Looking around, you will find any number and manner of reports and commentaries with opinion galore on what it all means. Some of the thoughtful pieces I’ve seen today include these:
- The Volkswagen ‘Dieselgate’ scandal is a new low in corporate malfeasance (Fusion): What’s different about the Volkswagen lies is the sheer scale of the deception. Volkswagen cars account for one of every ten passenger vehicles sold in the world. By wildly understating the emissions of its passenger diesel fleet, Volkswagen spit in the face of regulators, falsely advertised to millions of customers all over the world, and effectively undid years’ worth of work to responsibly lower emissions targets and mitigate the effects of health-damaging smog and climate change.
- Volkswagen’s appalling clean diesel scandal, explained (Vox): Since 2009, Volkswagen has sold more than 482,000 clean diesel cars containing a four-cylinder turbocharged direct-injection engine. This included versions of the Passat, Jetta, Golf, Beetle, and Audi’s A3. Except, as it turns out, VW was lying about its clean diesel cars.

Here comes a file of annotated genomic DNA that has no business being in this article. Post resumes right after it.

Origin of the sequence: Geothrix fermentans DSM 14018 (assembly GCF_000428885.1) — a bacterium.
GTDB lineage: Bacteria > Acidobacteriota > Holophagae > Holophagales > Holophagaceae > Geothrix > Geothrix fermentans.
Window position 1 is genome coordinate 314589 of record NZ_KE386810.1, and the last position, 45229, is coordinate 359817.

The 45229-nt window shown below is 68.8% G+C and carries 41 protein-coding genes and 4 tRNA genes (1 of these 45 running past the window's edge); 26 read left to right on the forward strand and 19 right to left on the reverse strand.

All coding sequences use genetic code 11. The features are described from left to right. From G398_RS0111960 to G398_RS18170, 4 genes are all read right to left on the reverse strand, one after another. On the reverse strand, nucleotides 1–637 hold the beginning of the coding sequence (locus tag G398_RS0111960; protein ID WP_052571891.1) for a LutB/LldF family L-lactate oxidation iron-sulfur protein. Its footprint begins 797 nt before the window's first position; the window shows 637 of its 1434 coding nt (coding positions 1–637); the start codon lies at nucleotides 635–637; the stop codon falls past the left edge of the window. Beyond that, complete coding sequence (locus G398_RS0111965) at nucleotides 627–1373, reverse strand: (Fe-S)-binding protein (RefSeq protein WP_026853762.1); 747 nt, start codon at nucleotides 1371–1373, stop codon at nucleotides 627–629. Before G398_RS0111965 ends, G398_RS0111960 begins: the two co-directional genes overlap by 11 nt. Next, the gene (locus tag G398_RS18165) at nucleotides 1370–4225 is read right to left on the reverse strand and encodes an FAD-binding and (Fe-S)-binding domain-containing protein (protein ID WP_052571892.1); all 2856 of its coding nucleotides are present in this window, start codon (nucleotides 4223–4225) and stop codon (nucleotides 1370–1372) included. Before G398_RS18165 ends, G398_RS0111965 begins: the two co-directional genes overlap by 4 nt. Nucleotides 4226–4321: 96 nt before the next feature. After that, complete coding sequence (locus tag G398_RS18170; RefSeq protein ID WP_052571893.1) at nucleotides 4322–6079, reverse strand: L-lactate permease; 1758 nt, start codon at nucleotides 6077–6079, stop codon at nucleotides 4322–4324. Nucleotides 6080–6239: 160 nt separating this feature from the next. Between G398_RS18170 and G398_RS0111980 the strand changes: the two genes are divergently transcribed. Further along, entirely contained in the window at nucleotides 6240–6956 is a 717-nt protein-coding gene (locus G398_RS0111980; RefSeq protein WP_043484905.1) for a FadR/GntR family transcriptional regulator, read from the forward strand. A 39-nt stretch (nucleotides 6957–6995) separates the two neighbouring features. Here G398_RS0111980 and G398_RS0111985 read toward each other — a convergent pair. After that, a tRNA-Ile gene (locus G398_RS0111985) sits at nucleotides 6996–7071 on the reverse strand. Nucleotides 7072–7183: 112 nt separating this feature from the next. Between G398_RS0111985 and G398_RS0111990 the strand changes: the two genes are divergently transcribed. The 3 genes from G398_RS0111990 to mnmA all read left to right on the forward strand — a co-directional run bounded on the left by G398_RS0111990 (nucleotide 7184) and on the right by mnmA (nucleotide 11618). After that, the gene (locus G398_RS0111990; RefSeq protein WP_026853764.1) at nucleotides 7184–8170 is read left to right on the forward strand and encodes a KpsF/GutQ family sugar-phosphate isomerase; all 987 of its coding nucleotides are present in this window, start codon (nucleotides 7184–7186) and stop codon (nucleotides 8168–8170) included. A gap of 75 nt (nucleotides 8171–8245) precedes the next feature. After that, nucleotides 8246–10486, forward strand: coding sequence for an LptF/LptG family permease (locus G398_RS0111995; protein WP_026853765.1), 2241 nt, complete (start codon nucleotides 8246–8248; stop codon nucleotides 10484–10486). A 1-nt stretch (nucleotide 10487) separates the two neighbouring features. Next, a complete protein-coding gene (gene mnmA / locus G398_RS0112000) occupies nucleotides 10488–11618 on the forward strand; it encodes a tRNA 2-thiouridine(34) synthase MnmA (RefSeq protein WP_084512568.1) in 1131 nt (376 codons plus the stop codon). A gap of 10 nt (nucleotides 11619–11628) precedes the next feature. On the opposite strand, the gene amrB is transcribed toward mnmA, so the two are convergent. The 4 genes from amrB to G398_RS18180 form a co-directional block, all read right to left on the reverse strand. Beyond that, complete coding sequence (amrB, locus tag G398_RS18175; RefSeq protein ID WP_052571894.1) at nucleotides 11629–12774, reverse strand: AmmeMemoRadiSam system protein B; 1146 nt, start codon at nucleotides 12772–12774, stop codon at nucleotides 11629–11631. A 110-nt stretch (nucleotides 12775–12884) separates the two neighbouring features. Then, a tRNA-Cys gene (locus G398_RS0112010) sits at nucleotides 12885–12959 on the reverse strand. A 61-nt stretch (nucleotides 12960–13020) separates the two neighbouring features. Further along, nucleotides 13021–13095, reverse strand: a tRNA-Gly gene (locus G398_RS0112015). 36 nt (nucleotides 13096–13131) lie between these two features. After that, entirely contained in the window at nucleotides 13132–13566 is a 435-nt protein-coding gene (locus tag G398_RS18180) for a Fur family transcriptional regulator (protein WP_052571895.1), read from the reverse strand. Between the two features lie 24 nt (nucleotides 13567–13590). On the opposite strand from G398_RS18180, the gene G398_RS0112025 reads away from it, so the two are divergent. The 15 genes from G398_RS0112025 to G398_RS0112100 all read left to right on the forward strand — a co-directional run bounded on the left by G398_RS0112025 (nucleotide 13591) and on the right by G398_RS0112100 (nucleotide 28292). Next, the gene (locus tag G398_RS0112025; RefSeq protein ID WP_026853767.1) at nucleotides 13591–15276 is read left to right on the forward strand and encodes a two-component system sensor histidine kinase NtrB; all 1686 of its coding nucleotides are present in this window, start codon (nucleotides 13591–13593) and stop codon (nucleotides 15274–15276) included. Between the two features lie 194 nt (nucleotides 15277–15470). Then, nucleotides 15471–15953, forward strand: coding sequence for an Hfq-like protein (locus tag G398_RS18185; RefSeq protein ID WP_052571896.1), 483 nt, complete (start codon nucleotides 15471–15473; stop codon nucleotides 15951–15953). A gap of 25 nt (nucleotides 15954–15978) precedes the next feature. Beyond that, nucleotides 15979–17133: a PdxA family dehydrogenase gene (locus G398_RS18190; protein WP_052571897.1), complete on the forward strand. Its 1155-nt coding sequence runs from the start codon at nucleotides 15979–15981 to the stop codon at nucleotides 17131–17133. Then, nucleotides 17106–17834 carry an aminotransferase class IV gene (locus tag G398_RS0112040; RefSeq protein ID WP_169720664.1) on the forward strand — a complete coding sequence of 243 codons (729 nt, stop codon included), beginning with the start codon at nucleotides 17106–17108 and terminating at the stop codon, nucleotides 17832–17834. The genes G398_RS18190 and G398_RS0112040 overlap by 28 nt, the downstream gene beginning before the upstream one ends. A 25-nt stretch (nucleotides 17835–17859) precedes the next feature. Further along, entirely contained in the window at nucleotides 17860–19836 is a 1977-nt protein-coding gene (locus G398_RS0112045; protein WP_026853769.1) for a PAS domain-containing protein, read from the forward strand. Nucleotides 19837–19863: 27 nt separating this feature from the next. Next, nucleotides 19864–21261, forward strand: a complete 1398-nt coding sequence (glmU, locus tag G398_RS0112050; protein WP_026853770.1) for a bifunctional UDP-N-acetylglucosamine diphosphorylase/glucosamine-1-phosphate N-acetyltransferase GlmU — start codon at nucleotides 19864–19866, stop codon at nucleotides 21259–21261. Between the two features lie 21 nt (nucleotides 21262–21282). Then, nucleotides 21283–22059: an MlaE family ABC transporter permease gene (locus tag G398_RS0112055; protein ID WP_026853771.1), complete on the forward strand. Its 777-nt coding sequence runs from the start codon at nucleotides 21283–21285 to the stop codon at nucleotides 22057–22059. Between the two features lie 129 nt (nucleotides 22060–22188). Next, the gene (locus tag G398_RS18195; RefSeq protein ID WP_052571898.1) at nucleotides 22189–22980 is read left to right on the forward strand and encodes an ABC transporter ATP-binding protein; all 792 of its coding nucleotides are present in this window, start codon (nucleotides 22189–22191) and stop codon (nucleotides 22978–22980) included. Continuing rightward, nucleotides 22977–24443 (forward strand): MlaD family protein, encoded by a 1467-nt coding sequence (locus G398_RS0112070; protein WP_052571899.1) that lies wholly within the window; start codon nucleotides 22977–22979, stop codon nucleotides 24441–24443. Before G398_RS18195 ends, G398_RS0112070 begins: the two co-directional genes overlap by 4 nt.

- VW emissions scandal is personal for many Germans (Financial Times): What really matters is whether Germans see this as affecting them personally because they have a VW car or because they believe that the environment here has been polluted. A strong legal assault from the US authorities, who uncovered the cheating, could prompt Germans into a bit of a patriotic/defensive reaction. People will ask why the Americans, who don’t really care about the environment, are attacking a German institution.